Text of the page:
Continuous improvement methodologies are being introduced in more and more organisations. This is becoming a natural state for many businesses, as management and staff are trained and used to managing projects.
Understanding the shift in mindset needed to carry out a process of continuous improvement is therefore now increasingly important. Here are the differences you need to be aware of:
Change as a one-time project: Typically, staff members run a project through which they deal with a one-time event. They define, study the impact, prepare, implement and provide aftercare. The project can run for a long time and the impact to the organization is large. However, the success rate, as highlighted by independent studies, is often not more than 30% for individual projects. This form of change management is most often witnessed in IT implementations, mergers, takeovers, spin-offs, re-organisations, scale-downs, lay-offs and starting new business lines, etc.
Continuous improvement: Applicable for all of the same business issues. However, instead of running it as a one-time project by a staff bureau, it is done via small incremental steps, bottom-up and by the operational teams themselves. It is dependent on small steps, constantly learning what the benefits are for each change, making adjustments and initiating new next steps.
Why does continuous improvement work better?
- A single project has a hit-or-miss chance, whereas a continuous improvement approach will work with small incremental steps where adjustments help to achieve a higher success rate.
- Continuous improvement approaches ensure operational teams are more involved. As a result, the end situation is more likely to fit with actual operational practices.
- Because of the higher involvement typical for a continuous improvement approach, resistance to change is significantly less.
- Projects often fail/have difficulty when little-known situations arise during operations. For continuous improvement projects involving teams, these unknown situations - or exceptions - are better identified and done so earlier, significantly increasing the success rate.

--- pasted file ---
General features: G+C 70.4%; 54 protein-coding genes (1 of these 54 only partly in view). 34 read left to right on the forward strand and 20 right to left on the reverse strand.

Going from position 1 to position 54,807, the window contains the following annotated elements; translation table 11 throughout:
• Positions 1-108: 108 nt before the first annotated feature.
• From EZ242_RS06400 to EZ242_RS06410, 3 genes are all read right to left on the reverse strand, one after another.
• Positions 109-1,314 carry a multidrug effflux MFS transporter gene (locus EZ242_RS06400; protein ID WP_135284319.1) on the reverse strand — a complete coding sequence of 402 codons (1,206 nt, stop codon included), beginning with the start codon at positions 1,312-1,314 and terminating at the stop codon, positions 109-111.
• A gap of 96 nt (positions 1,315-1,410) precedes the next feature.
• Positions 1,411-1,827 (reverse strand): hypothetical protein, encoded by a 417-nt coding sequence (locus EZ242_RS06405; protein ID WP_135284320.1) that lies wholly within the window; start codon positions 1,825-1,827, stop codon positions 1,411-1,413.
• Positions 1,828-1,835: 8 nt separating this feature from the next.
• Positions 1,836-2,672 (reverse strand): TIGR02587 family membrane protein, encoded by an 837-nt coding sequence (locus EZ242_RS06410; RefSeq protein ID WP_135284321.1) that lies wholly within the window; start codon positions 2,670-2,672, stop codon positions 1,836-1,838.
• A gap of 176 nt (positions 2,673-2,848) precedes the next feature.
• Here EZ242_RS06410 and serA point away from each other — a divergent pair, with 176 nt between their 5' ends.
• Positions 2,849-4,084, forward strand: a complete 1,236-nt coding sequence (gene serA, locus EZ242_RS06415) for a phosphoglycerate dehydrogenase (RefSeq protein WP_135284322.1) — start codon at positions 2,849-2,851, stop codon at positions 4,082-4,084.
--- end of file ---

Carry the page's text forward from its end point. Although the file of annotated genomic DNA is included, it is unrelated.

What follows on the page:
- Where projects go through phases, they are based on the unrealistic assumption that the organisation and the situation does not change during the time that the project runs. The project is based on the situation as found during the preparation and analysis phases. Especially with projects that run for a long time, like large, new custom IT systems, new solutions are already partially outdated by the time they are ready. Conversely, continuous improvement approaches constantly adjust to the changing situation and environment
- The more an organisation adopts a continuous improvement mindset, the more it will turn into an agile organisation. As a result, it will be better able to deal with expectancies from both the inside and the outside.
- Where people seem to resist change, that is often true for change that is directed from the top. People are often enthusiastic about improving their own work and staying up-to-speed with new developments - a key premise of continuous improvement.
Example - City of Staphorst, Netherlands
Here we offer an example of continuous improvement in practice, as seen by our partner NCOD. Consultant Dave Schut was working with the Permits team of the city of Staphorst and instilled an attitude of continuous improvement into their daily routines. This took place at the same time as the introduction of a new environmental law in The Netherlands.
Whilst many large and small municipalities in the country have faced difficulties in dealing with the requirements of the new law, this has not been the case for the city of Staphorst. Their team is now used to regularly discussing and improving their processes and way of working, meaning they see the change in the law as just another trigger to re-evaluate their operations.
A Guide to Continuous Improvement
Find out more about how continuous improvement works in practice
Read more about the benefits of continuous improvement over one-time projects
Read a range of real-world examples of how businesses have implemented continuous improvement
Download our whitepaper 'From Kaizen to Six Sigma: What process management style is right for you?' to find out more.
You can also learn about the wide range of products we offer, which are tailored to enhance the ability of our partners to deliver clear benefits through a focus on business process management.